Chapter 7: Sensory Examination

Author's Commentary

The sensory examination may be the most difficult and least objective part of the neurologic examination because most of it depends on the patients' response to a stimulus. Root, nerve, and false radiations due to visceral somatic convergence provide the sensory afference of the body surface. Roots and peripheral nerves are compressed or lesioned at specific anatomic points.

The molecular biology of pain and how it alters primary modalities of sensation, particularly mechanical and thermal afferences, are rapidly being unraveled. Alterations of neuropathic and inflammatory pain are reflected in clinical hyperalgesia, allodynia, and hyperpathia. These alterations occur from CNS lesions as well as peripheral tissue and nerve damage. Primary sensory modalities and discriminative touch are accomplished by sensory-motor circuitry. The limbic system provides the motivational and affectual components of sensation.

Excerpts From Chapter 7

This is the most difficult and least objective part of the neurologic examination because a major portion of it is under the control of the patient. However, the good examiner is armed with an understanding of the innervation patterns of the body surface, which are root, nerve or false radiations (somatic visceral convergence) or are central patterns of deficits that are reflected on the body surface. The nerve bundles themselves have a nervi-nervorum, which, if sensitized, causes pain when the bundle is compressed. Frequently, in radiculopathy, the muscle that receives innervation is sore from mechanical compression (sensitization) because nociceptive afferents which usually do not respond to simple pressure do so when they are sensitized. Thus, a disk that compresses the S1 root, which carries deep muscle pain afferents (A-delta fibers) causes the gastrocnemius muscle to hurt when compressed. This occurs because these A-delta receptors, which normally only respond to tissue-destructive stimuli, are now sensitized and respond to mechanical stimuli. Similarly, the same disk at S1 may sensitize the roots (L4–S2) in the sciatic notch so that when it is compressed, the patient feels pain at the notch, but not in other areas of the sciatic nerve innervation. Use of the thumb by the examiner on sensitized muscles and nerves, confirmed with careful observations of the patient, objectifies much of the sensory examination. Knowledge of the entrance points of the nerves through the thoracic inlet and outlet, the neurovascular bundle (medial to the humerus), and then the tunnels into the forearm (cubital, arcade of Frohse and the pronator canal) allows the examiner to palpate and judge the sensitivity of the nerves. Placing the plexus in specific positions (Roos' abduction stretch maneuver, Wright's maneuver) places different components of the plexus under traction and spontaneously fire. Compression of the cervical roots as they exit the cervical foramina (Spurling's maneuver) allows identification of specific nerve root irritation.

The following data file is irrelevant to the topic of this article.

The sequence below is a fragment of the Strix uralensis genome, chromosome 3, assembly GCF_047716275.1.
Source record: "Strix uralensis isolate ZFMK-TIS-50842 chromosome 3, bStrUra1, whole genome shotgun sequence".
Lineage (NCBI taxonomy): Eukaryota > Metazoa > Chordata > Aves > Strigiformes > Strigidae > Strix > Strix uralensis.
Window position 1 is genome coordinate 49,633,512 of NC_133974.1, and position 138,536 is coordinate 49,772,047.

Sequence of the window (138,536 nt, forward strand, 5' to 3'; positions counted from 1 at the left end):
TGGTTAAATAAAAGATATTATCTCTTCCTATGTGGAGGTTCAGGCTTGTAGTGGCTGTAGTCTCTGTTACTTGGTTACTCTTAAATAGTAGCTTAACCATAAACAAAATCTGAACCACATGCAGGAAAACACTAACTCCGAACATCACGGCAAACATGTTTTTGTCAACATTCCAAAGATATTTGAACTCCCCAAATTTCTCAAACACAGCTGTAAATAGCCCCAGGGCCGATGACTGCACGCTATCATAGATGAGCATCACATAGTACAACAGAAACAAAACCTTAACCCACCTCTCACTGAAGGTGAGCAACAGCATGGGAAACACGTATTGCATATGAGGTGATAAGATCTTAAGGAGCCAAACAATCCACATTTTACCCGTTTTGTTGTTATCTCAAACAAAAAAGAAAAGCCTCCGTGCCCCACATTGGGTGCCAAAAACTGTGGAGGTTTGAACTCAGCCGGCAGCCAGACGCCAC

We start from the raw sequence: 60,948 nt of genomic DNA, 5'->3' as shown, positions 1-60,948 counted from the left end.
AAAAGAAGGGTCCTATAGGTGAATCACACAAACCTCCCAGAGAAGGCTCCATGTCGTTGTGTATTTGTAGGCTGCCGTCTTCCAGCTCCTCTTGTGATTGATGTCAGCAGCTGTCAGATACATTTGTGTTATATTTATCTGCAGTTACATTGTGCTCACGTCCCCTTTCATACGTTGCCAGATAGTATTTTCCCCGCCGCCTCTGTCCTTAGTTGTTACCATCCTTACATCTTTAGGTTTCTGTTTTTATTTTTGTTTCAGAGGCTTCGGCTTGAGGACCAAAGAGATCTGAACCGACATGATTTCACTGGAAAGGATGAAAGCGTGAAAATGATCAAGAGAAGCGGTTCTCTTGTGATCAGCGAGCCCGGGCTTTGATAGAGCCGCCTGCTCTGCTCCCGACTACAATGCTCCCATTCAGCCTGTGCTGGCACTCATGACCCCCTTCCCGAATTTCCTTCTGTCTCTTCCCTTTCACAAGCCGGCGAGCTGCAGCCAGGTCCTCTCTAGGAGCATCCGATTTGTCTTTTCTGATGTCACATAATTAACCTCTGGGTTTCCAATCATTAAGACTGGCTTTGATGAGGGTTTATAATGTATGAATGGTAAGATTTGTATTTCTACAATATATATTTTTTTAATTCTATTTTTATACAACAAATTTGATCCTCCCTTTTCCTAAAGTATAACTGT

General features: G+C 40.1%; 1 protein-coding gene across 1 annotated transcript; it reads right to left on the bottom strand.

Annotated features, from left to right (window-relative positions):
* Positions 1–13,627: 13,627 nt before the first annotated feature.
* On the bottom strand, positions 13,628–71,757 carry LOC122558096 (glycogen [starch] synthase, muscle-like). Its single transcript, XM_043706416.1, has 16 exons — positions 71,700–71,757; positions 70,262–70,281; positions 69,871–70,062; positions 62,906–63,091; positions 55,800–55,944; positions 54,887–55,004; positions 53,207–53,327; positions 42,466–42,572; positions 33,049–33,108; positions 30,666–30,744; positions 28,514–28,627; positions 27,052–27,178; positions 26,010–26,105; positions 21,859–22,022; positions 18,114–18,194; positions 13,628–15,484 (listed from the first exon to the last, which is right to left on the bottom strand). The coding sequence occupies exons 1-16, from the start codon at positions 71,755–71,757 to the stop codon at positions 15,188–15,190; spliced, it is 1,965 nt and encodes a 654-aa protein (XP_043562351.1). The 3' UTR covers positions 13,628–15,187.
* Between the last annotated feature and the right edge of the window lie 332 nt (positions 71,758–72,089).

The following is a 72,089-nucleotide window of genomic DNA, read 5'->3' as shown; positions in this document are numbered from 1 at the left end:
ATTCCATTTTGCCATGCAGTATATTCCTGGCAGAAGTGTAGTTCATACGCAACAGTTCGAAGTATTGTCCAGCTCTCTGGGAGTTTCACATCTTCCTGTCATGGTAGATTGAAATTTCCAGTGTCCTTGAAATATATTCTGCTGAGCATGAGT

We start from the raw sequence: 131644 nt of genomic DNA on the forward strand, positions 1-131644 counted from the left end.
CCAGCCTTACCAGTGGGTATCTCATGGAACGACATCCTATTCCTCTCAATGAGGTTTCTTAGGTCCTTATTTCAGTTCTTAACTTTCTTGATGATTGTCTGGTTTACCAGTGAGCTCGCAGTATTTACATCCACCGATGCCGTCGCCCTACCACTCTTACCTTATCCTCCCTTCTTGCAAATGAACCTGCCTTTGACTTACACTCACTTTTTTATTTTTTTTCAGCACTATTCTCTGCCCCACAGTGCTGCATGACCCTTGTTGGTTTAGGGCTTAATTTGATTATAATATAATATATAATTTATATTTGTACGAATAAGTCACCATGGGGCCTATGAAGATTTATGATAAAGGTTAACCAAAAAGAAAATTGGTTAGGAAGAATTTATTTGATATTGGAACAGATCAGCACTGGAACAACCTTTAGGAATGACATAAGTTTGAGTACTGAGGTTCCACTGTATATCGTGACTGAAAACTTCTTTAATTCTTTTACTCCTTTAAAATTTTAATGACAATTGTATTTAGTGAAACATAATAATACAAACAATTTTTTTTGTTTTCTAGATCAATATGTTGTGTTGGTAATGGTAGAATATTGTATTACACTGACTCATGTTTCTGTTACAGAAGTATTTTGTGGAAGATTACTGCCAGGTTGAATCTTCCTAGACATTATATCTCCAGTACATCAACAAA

Examination Technique Demonstration

A person 's hand is shown with the word " e ( d ) in it.
A woman in a hospital gown holding something.

Fig. 7.2 Parietal copy. … (d) The position to be copied (reverse, as shown). (e) The patient appears confused and cannot copy the finger posture of the right hand (see text for details).